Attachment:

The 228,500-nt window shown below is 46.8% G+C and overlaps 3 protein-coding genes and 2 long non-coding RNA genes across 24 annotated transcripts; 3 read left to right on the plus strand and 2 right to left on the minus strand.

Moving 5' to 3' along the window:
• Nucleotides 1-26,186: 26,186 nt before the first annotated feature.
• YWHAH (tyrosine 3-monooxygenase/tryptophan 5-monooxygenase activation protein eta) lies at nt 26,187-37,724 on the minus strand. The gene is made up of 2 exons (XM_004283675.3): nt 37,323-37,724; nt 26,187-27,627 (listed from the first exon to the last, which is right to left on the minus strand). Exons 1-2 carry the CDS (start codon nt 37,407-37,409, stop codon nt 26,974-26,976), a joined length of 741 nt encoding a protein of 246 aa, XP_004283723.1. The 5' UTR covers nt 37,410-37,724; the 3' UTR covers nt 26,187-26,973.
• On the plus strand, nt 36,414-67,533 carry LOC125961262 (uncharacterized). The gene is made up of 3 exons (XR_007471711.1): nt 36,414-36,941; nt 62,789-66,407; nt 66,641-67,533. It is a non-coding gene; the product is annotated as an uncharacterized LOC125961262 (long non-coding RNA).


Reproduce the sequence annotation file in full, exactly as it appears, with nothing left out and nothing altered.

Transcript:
The 228,500-nt window shown below is 46.8% G+C and overlaps 3 protein-coding genes and 2 long non-coding RNA genes across 24 annotated transcripts; 3 read left to right on the plus strand and 2 right to left on the minus strand.

Moving 5' to 3' along the window:
• Nucleotides 1-26,186: 26,186 nt before the first annotated feature.
• YWHAH (tyrosine 3-monooxygenase/tryptophan 5-monooxygenase activation protein eta) lies at nt 26,187-37,724 on the minus strand. The gene is made up of 2 exons (XM_004283675.3): nt 37,323-37,724; nt 26,187-27,627 (listed from the first exon to the last, which is right to left on the minus strand). Exons 1-2 carry the CDS (start codon nt 37,407-37,409, stop codon nt 26,974-26,976), a joined length of 741 nt encoding a protein of 246 aa, XP_004283723.1. The 5' UTR covers nt 37,410-37,724; the 3' UTR covers nt 26,187-26,973.
• On the plus strand, nt 36,414-67,533 carry LOC125961262 (uncharacterized). The gene is made up of 3 exons (XR_007471711.1): nt 36,414-36,941; nt 62,789-66,407; nt 66,641-67,533. It is a non-coding gene; the product is annotated as an uncharacterized LOC125961262 (long non-coding RNA).